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Cairns artists call for Abbott’s head

Madeleine Dore

A group of musicians are using art as protest and controversially calling for the beheading of Tony Abbott.
Cairns artists call for Abbott’s head

Musicians have used song as a means of protest to the Abbott Government's 'bleak and sterile environment', donating their time to compose Down the Abbott Hole.

Just hours after its release, the song is being streamed online and played by radio stations across the country. Down the Abbott Hole is performed and composed by Cairns artist Zelda Grimshaw, with contributions by drummer and recording engineer Nigel Pegrum, and saxophonists Andree Baudet and Ruedi Homberger.

The artists hope the song will inspire other Australians to voice their dissent, and ultimately escape the ‘Abbott Hole’ in which 'fear reigns over logic, and the atmosphere is "cold as ice, black as coal".'

In a statement Grimshaw said, 'Economically, environmentally, and in terms of social equality, Tony’s cronies have plunged us all into a dark age.'

The candid lyrics of Down the Abbott Hole describe "Abbott Hole":


We're down the Abbott Hole
Where nothing good can grow
Down here in the Abbott Hole

I can't breathe in here
They've poisoned the atmosphere
All i can taste is fear
I want to get out
Of this Abbott Hole

Grimshaw said, 'We speak for millions of Australians in saying that Tony Abbott is a national embarrassment, and an environmental disaster.

'Since Australia fell down the Abbott hole, we have become the first nation in the world to overturn our climate change policies. Refugees are treated as though they are the very terrorists they are escaping from, and human rights are being trampled on in the name of ‘security’. Indigenous Australians, sole parents, gay and lesbian people, the elderly, artists, students – most of the population, in fact – are meanwhile feeling less and less secure'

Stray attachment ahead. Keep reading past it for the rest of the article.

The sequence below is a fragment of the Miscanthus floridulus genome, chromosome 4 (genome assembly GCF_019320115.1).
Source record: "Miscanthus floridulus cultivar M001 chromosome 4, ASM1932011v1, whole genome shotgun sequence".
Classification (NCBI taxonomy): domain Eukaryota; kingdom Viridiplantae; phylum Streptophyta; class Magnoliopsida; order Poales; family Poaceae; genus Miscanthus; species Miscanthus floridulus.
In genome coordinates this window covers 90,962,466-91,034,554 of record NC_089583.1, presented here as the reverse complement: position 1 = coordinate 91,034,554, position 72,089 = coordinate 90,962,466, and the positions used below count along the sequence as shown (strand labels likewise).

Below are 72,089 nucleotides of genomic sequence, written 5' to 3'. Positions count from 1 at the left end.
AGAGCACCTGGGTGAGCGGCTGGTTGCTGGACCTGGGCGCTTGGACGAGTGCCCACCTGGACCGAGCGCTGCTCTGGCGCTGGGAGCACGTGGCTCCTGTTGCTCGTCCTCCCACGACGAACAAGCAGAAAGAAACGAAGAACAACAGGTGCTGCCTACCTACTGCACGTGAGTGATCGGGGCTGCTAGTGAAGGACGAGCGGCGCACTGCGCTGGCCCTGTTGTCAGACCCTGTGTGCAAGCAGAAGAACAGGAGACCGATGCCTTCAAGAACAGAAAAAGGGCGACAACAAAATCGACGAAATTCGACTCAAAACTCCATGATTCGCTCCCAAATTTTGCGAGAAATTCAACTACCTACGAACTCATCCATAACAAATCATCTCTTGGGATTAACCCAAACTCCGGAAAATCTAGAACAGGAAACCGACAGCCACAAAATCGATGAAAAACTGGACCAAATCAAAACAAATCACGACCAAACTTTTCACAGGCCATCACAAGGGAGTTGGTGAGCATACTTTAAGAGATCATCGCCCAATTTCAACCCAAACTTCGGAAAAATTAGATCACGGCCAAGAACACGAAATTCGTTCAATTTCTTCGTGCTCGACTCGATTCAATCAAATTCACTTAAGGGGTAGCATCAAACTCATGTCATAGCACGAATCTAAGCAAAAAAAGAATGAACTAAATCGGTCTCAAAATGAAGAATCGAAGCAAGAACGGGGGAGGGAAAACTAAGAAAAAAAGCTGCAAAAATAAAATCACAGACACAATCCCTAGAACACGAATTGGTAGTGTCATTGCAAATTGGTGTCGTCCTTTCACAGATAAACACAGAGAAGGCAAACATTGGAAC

Grimshaw points to the misplaced focus of the current government as a core contributor to this dissent, '[The Government] are so focused on their alleged ‘budget emergency’ they seem blind to the very real climate emergency we are facing. Pandering to the needs of mining magnates is not the same as ‘good financial management’.

With song lyrics 'I'll be the Cheshire Cat, the Mad Hatter and his Hat,' through the medium of song, Grimshaw is prepared to be a 'voice for the majority'.

'We need to see a parliament that governs for the majority, and that governs for the future. Perhaps Tony Abbott and his hard line Catholic ministers are looking forward to an apocalypse, but most Australians want to see a move to renewable energy, and a chance for continued human habitation on earth.

'In the 21st century, it is not credible to claim that ‘science is not conclusive’. Abbott’s government is either delusional or guilty of a dangerous level of deceit. Bring on the double dissolution!'

The song concludes with Grimshaw repeating 'Off with his head!'... and we will be free of this Abbott hole!'

About the author

Madeleine Dore is a freelance writer and founder of the interview project Extraordinary Routines. She is the previous Deputy Editor at ArtsHub and dedicated to communities that encourage entrepreneurial and artistic careers. Follow her on Twitter at @RoutineCurator